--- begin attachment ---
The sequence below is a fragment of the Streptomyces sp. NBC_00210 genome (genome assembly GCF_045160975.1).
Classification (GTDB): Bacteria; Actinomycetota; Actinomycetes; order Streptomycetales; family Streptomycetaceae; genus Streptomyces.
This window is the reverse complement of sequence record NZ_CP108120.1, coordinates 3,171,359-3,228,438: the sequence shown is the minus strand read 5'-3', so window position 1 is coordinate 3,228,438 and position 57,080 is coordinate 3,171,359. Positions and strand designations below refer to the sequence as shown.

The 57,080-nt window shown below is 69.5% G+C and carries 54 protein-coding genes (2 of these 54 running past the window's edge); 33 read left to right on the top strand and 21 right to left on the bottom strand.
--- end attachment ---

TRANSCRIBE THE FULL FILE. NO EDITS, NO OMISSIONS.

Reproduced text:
The sequence below is a fragment of the Streptomyces sp. NBC_00210 genome (genome assembly GCF_045160975.1).
Classification (GTDB): Bacteria; Actinomycetota; Actinomycetes; order Streptomycetales; family Streptomycetaceae; genus Streptomyces.
This window is the reverse complement of sequence record NZ_CP108120.1, coordinates 3,171,359-3,228,438: the sequence shown is the minus strand read 5'-3', so window position 1 is coordinate 3,228,438 and position 57,080 is coordinate 3,171,359. Positions and strand designations below refer to the sequence as shown.

The 57,080-nt window shown below is 69.5% G+C and carries 54 protein-coding genes (2 of these 54 running past the window's edge); 33 read left to right on the top strand and 21 right to left on the bottom strand.